Recombinant protein adjuvanted vaccine (Sanofi and GSK) [42] Randomized, double-blind, multi-center dose finding study in adults to evaluate the safety, reactogenicity, and immunogenicity of 2 injections, given 21 days apart. Will include equal numbers of adults aged 18-59 years and 60 years and older. Study initiated Q1 2021 plans to refine antigen formulation for optimal immune response in older adults. Previous phase 1/2 study showed lower immune response in adults, likely owing to insufficient concentration of antigen.
S-Trimer with CpG 1018 adjuvanted vaccine (Clover and Dynavax) [43]   Phase 2/3 trial (SPECTRA) of Clover’s protein-based S-Trimer COVID-19 subunit vaccine adjuvanted with Dynavax’s CpG 1018 plus alum. Trial began in March 2021 in Latin America, Asia, Europe, and Africa. Administered as 2 doses, 21 days apart. 
VLA2001 with CpG 1018 adjuvant (Valneva and Dynavax) [44]   Inactivated whole virus vaccine. Phase 3 trial (Cov-Compare) in the United Kingdom will compare immunogenicity of VLA2001 with AZD-1222 in ~4,000 adults. 
UB-612 multitope peptide-based vaccine (COVAXX [United Biomedical, Inc]) [45]  

Comprised of SARS-CoV-2 amino acid sequences of the receptor binding domain; further formulated with designer Th and CTL epitope peptides derived from the S2 subunit, membrane, and nucleoprotein regions of SARS-CoV-2 structural proteins for induction of memory recall, T-cell activation, and effector functions against SARS-CoV-2. Starting phase 2 trial in Taiwan and phase 2/3 trial in Brazil in Q1 2021. Covaxx is merging with its sister company (United Neuroscience) to form a new company call Vaxinity to include both companies’ vaccine platforms. 

HaloVax (Hoth Therapeutics; Voltron Therapeutics) [46]   Collaboration with the Vaccine and Immunotherapy Center at Massachusetts General Hospital; use of VaxCelerate self-assembling vaccine platform offers 1 fixed immune adjuvant and 1 variable immune target to allow rapid development.
Nanoparticle SARS-CoV-2 vaccine (Ufovax) [47]   Vaccine prototype development utilizing self-assembling protein nanoparticle (1c-SapNP) vaccine platform technology.
PDA0203 (PDS Biotechnology Corp) [48]   Utilizes Versamune T-cell-activating platform for vaccine development.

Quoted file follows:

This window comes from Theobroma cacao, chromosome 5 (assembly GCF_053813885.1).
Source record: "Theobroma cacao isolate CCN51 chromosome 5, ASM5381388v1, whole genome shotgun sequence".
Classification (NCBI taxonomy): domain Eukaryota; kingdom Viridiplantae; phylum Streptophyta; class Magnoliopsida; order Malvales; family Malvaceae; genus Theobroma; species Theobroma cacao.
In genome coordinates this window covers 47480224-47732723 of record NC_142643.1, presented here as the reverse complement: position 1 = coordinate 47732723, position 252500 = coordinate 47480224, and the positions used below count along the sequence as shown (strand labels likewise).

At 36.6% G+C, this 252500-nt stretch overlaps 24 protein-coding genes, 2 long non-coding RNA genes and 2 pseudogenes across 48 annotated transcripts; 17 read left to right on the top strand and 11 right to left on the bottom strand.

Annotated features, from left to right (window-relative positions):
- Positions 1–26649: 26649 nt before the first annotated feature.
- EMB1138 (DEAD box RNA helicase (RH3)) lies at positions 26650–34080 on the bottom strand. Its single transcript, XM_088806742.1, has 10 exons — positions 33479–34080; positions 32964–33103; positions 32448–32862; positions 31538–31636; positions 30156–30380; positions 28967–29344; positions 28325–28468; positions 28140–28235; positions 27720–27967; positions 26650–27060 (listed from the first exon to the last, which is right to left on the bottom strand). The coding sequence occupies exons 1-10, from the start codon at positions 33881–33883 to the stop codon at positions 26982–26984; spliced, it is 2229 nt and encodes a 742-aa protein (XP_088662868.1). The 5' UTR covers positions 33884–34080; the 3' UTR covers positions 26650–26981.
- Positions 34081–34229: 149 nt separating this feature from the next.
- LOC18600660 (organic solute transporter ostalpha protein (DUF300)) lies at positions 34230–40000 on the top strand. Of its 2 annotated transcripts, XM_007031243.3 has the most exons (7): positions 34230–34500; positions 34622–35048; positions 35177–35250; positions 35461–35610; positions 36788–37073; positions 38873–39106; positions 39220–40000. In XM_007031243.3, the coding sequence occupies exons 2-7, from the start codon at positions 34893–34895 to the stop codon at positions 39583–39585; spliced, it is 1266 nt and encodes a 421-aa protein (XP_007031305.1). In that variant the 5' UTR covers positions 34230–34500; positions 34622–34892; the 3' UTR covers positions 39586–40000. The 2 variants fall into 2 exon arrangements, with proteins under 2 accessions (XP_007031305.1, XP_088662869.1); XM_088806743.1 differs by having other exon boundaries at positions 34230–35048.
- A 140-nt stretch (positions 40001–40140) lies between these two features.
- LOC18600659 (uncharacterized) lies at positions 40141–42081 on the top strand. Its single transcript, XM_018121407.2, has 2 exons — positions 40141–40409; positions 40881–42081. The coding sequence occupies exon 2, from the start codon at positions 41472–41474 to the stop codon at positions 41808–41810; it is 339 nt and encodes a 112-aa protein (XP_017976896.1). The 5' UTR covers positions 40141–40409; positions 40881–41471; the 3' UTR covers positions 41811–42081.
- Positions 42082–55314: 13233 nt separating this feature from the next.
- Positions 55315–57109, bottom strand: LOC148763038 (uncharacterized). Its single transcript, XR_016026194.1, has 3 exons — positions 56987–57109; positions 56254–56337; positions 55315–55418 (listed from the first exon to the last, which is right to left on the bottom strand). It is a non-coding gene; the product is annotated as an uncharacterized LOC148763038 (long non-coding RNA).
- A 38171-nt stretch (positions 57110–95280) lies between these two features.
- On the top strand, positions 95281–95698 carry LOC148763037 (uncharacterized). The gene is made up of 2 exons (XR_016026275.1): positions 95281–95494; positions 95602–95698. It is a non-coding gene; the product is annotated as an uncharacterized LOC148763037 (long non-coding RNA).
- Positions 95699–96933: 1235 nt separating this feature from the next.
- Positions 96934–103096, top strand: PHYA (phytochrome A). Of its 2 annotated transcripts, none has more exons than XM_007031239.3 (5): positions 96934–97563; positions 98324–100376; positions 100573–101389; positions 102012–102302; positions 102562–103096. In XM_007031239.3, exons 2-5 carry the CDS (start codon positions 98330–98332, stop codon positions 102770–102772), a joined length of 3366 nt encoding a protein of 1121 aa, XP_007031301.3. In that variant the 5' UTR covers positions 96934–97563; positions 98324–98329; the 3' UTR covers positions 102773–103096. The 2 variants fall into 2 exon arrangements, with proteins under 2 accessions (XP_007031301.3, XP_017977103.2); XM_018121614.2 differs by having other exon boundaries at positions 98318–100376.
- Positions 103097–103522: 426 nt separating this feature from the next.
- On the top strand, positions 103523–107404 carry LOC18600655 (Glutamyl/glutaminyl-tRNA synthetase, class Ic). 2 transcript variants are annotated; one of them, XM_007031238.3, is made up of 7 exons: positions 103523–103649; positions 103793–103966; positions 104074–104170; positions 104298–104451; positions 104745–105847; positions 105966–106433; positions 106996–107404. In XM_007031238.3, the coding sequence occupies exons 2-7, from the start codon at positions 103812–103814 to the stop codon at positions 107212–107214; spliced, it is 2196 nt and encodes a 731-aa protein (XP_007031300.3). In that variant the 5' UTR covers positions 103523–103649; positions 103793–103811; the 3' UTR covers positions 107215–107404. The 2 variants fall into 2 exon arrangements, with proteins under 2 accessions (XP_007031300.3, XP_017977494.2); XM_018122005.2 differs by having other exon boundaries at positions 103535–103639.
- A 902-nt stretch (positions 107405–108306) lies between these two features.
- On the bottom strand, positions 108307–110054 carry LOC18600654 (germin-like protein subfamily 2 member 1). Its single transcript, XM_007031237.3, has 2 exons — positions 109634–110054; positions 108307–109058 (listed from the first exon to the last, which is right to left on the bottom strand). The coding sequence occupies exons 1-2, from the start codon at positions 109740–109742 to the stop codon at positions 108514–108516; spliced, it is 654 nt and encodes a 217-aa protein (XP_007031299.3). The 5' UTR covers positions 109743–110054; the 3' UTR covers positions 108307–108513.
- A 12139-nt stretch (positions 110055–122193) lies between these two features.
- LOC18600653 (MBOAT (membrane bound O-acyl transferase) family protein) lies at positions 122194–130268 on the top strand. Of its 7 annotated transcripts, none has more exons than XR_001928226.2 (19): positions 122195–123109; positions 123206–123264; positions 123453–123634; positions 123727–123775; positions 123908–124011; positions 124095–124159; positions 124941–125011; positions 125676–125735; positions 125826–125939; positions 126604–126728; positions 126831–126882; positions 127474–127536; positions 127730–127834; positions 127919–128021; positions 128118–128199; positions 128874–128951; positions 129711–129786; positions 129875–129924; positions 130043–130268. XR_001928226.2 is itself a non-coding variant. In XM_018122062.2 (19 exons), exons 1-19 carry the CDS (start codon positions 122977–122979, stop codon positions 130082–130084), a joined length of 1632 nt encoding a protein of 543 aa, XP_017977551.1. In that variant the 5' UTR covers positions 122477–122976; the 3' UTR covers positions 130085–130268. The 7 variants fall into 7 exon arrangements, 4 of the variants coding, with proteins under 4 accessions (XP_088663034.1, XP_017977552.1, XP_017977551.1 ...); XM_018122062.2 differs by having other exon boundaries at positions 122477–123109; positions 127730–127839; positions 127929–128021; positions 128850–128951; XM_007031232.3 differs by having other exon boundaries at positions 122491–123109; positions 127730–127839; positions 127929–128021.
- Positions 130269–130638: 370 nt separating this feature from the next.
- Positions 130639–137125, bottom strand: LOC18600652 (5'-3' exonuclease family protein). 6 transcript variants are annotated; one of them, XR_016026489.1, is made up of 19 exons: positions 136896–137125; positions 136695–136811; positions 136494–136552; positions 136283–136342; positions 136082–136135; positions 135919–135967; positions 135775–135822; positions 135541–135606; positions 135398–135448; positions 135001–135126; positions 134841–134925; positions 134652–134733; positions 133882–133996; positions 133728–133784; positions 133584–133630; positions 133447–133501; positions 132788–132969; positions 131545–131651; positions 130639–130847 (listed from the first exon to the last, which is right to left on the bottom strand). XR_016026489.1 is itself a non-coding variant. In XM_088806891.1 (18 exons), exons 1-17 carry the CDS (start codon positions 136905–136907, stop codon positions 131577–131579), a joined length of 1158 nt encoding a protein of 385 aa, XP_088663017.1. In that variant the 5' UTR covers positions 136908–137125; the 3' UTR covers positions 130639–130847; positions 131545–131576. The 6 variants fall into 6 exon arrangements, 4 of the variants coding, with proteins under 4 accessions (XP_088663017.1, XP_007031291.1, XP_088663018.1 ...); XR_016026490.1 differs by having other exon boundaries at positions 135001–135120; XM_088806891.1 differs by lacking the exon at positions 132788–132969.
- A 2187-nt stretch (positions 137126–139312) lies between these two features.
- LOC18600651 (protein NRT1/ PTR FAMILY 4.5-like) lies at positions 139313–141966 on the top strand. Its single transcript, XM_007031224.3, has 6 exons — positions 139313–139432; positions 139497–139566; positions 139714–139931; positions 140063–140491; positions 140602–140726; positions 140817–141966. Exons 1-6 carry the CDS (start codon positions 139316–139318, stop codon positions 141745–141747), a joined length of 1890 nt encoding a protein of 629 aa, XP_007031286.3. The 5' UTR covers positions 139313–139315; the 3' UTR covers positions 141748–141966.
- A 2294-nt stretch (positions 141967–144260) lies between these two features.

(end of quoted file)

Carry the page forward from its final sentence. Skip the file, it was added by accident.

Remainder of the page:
CoVLP (Medicago and GlaxoSmithKline) [49]   Combines Medicago’s recombinant coronavirus virus-like particles (rCoVLP) with GSK’s adjuvant system. Phase 3 trial initiated in March 2021 aims to enroll 30,000 healthy adults aged 18-65 y initially, followed by individuals 65 y and older with comorbidities. The trial will take place in 10 countries, initially starting in Canada and the United States. 

Covaxin (BBV152; Bharat Biotech and Ocugen) [50]  

Whole-virion inactivated COVID-19 vaccine candidate. Developed and manufactured in Bharat Biotech’s bio-safety level 3 biocontainment facility. Co-development with Ocugen announced for the US market. Received EUA in India in January 2021 after a fully enrolled phase 3 trial (n ~25,800). Interim phase 3 results reported March 2021 in India reported 81% efficacy. Second interim analysis of phase 3 results in late April 2021 found 78% efficacy against mild-to-moderate infection and 100% efficacy against severe COVID-19. 

Recombinant adenovirus type-5-vectored vaccine (Ad5-vectored vaccine; Sinopharm [China]) [51]   Approved in China and Saudi Arabia; preliminary data: 86% efficacy; phase 2 trial: seroconversion of neutralizing antibodies seen in 59% and 47% of those in 2-dose groups; seroconversion of binding antibody seen in 96-97% of participants; Positive specific T-cell responses seen in 88-90% of participants. World Health Organization approved vaccine for emergency use in May 2021 to improve distribution to poorer nations via Covax. 
CoronaVac (Ad5-vectored vaccine; Sinovac [China]) [52]   Limited use in China. Interim phase 3 efficacy reports vary widely from several trials. A trial in Brazil reports efficacy of 50-90%. However, a Turkish trial reports 91.25% efficacy (n = 7,371; data analysis based on 1322 participants – 752 vaccine and 570 placebo).
rAd26 (frozen) and rAd5 vector-based (lyophilized) formulations (Sputnik V; Moscow Gamaleya Institute) [53] Approved in Russia. Each vaccine vector carries gene for full-length SARS-CoV-2 glycoprotein S. The phase 3 trial administered 2 doses, 21 days apart (rAd26 then rAd5) assigned in a 3:1 ratio of vaccine (n = 16,501) or placebo (n = 5,476). Interim analysis of results 21 days after first dose (ie, day of dose 2) confirm COVID-19 infection in 0.1% of the vaccine group compared with 1.3% of the placebo group. Vaccine effectiveness, 91.3%.